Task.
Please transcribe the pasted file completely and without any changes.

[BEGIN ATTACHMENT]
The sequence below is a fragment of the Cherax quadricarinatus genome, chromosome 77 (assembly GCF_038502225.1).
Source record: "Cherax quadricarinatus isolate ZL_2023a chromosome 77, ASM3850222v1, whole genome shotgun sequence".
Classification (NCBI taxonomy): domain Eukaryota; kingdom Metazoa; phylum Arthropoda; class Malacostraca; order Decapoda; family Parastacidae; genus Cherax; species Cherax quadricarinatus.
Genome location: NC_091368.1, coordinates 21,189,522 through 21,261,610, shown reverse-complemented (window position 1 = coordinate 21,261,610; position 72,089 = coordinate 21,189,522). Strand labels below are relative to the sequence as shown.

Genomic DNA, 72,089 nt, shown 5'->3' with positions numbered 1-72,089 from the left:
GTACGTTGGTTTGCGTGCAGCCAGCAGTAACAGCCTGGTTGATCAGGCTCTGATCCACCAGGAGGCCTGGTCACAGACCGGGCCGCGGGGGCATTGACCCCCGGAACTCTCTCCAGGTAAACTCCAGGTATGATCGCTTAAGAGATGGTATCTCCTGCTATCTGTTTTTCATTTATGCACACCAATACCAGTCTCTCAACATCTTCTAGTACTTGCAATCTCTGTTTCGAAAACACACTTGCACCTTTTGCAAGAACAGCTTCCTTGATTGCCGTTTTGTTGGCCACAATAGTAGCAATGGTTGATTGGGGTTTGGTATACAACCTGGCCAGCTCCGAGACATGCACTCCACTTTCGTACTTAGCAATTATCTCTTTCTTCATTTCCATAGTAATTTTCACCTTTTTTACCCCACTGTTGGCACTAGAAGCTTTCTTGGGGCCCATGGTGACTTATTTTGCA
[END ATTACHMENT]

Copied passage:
The sequence below is a fragment of the Cherax quadricarinatus genome, chromosome 77 (assembly GCF_038502225.1).
Source record: "Cherax quadricarinatus isolate ZL_2023a chromosome 77, ASM3850222v1, whole genome shotgun sequence".
Classification (NCBI taxonomy): domain Eukaryota; kingdom Metazoa; phylum Arthropoda; class Malacostraca; order Decapoda; family Parastacidae; genus Cherax; species Cherax quadricarinatus.
Genome location: NC_091368.1, coordinates 21,189,522 through 21,261,610, shown reverse-complemented (window position 1 = coordinate 21,261,610; position 72,089 = coordinate 21,189,522). Strand labels below are relative to the sequence as shown.

Genomic DNA, 72,089 nt, shown 5'->3' with positions numbered 1-72,089 from the left:
GTACGTTGGTTTGCGTGCAGCCAGCAGTAACAGCCTGGTTGATCAGGCTCTGATCCACCAGGAGGCCTGGTCACAGACCGGGCCGCGGGGGCATTGACCCCCGGAACTCTCTCCAGGTAAACTCCAGGTATGATCGCTTAAGAGATGGTATCTCCTGCTATCTGTTTTTCATTTATGCACACCAATACCAGTCTCTCAACATCTTCTAGTACTTGCAATCTCTGTTTCGAAAACACACTTGCACCTTTTGCAAGAACAGCTTCCTTGATTGCCGTTTTGTTGGCCACAATAGTAGCAATGGTTGATTGGGGTTTGGTATACAACCTGGCCAGCTCCGAGACATGCACTCCACTTTCGTACTTAGCAATTATCTCTTTCTTCATTTCCATAGTAATTTTCACCTTTTTTACCCCACTGTTGGCACTAGAAGCTTTCTTGGGGCCCATGGTGACTTATTTTGCA